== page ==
That's only half relevant.
    I wonder how much can be implemented at the engine level. This kind of thing may be at least partially transparent to devs if says Unreal Engine and Unity get compatibility for it... I don't know how much it can do, though.
    Reply
  • andrewaggb - Monday, October 26, 2015 - link

    Agreed, I would hope that if the Unreal Engine, Unity, Frostbite etc support it that maybe 50% or more of new games will support it.

    We'll have to see though. The idea of having both an AMD and Nvdia card in the same machine is both appealing and terrifying. Occasionally games work better on one than the other, so you might avoid some pain sometimes, but I'm sure you'd get a whole new set of problems sometimes as well.

    I think making use of the iGPU and discrete cards is probably the better scenario to optimize for. (Like Epic is apparently doing)
    Reply
  • Gigaplex - Monday, October 26, 2015 - link

    Problems such as NVIDIA intentionally disabling PhysX when an AMD GPU is detected in the system, even if it's not actively being used. Reply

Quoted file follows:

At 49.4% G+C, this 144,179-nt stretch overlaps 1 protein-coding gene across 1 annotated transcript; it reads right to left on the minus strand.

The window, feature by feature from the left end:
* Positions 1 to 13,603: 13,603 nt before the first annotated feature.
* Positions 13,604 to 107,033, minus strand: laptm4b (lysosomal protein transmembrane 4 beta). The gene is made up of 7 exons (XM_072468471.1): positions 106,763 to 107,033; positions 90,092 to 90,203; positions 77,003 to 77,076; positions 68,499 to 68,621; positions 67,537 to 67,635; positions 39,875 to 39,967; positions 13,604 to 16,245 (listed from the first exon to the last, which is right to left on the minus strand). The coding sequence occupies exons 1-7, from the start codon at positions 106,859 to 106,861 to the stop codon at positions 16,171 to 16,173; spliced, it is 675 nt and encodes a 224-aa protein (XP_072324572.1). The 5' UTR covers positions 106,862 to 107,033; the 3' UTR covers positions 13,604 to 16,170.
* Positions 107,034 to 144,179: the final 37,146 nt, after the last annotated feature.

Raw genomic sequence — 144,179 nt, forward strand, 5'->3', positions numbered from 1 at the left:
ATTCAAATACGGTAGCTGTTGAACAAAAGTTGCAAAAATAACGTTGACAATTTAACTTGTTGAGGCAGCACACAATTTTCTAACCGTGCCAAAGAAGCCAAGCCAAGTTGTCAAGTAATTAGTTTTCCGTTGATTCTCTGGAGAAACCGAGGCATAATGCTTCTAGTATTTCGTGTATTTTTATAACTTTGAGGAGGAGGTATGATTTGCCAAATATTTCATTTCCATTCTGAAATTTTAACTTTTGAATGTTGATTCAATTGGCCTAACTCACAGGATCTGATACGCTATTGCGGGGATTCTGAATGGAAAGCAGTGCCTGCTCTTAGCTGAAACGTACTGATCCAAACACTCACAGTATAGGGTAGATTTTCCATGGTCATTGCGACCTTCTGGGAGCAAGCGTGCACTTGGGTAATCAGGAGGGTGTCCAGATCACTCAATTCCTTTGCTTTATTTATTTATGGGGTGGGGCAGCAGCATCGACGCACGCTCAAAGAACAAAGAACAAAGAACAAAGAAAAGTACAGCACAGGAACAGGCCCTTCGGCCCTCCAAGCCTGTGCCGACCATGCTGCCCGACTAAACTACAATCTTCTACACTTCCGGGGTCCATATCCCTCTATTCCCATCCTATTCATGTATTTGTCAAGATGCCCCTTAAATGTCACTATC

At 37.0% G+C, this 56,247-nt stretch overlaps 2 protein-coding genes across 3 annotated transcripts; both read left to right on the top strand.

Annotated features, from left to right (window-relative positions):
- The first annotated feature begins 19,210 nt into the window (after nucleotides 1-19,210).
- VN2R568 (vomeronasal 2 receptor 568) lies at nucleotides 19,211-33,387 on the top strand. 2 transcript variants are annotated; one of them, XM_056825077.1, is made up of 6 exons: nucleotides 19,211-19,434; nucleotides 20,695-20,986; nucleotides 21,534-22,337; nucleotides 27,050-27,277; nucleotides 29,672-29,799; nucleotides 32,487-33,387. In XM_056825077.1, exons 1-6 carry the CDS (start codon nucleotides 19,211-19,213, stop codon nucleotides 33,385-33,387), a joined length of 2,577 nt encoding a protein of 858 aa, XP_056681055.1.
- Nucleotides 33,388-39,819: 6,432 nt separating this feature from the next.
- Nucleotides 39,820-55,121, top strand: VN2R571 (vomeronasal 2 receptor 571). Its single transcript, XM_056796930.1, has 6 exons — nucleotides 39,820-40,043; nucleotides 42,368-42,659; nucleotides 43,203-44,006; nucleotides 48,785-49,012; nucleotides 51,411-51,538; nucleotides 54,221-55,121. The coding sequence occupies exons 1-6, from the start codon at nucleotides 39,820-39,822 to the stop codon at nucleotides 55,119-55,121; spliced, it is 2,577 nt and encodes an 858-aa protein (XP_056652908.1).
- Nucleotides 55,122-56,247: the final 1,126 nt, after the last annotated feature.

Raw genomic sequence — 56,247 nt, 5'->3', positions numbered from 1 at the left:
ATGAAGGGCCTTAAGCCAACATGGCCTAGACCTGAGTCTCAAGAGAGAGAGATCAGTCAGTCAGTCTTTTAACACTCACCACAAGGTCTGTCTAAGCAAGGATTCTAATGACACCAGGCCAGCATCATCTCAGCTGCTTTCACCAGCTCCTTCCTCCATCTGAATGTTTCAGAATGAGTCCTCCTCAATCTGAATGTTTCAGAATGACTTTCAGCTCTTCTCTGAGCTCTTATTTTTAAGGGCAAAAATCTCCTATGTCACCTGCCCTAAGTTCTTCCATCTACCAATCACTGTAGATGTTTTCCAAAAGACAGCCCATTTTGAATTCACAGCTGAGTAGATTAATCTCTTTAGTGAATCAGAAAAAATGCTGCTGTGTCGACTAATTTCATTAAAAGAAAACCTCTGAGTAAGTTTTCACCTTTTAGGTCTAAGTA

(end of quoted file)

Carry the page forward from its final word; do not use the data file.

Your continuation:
• Friendly0Fire - Monday, October 26, 2015 - link

    It really depends on a lot of factors I think, namely how complex the API ends up being.

    For instance, I could really see shadow rendering being offloaded to one GPU. There's minimal crosstalk between the two GPUs, the shadow renderer only needs geometry and camera information (quick to transfer/update) and only outputs a single frame buffer (also very quick to transfer), yet the process of shadow rendering is slow and complex and requires extremely high bandwidth internally, so it'd be a great candidate for splitting off.

    Then you can also split off the post-processing to the iGPU and you've suddenly shaved maybe 6-8ms off your frame time.
    Reply
  • Oogle - Monday, October 26, 2015 - link